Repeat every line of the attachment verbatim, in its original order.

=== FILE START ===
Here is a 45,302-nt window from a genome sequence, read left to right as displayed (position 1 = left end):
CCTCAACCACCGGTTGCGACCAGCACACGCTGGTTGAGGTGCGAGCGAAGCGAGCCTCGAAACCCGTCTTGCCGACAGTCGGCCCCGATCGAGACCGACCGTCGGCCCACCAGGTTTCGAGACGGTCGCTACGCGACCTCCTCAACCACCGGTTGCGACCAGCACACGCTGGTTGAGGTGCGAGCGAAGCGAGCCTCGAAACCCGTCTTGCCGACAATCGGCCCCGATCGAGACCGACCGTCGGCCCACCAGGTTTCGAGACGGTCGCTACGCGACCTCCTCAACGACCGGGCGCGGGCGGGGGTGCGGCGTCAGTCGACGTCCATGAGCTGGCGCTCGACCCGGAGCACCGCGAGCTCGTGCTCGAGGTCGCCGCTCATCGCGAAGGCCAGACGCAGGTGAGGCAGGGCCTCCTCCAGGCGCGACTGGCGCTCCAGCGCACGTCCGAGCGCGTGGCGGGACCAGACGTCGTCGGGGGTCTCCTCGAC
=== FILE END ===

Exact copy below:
Here is a 45,302-nt window from a genome sequence, read left to right as displayed (position 1 = left end):
CCTCAACCACCGGTTGCGACCAGCACACGCTGGTTGAGGTGCGAGCGAAGCGAGCCTCGAAACCCGTCTTGCCGACAGTCGGCCCCGATCGAGACCGACCGTCGGCCCACCAGGTTTCGAGACGGTCGCTACGCGACCTCCTCAACCACCGGTTGCGACCAGCACACGCTGGTTGAGGTGCGAGCGAAGCGAGCCTCGAAACCCGTCTTGCCGACAATCGGCCCCGATCGAGACCGACCGTCGGCCCACCAGGTTTCGAGACGGTCGCTACGCGACCTCCTCAACGACCGGGCGCGGGCGGGGGTGCGGCGTCAGTCGACGTCCATGAGCTGGCGCTCGACCCGGAGCACCGCGAGCTCGTGCTCGAGGTCGCCGCTCATCGCGAAGGCCAGACGCAGGTGAGGCAGGGCCTCCTCCAGGCGCGACTGGCGCTCCAGCGCACGTCCGAGCGCGTGGCGGGACCAGACGTCGTCGGGGGTCTCCTCGAC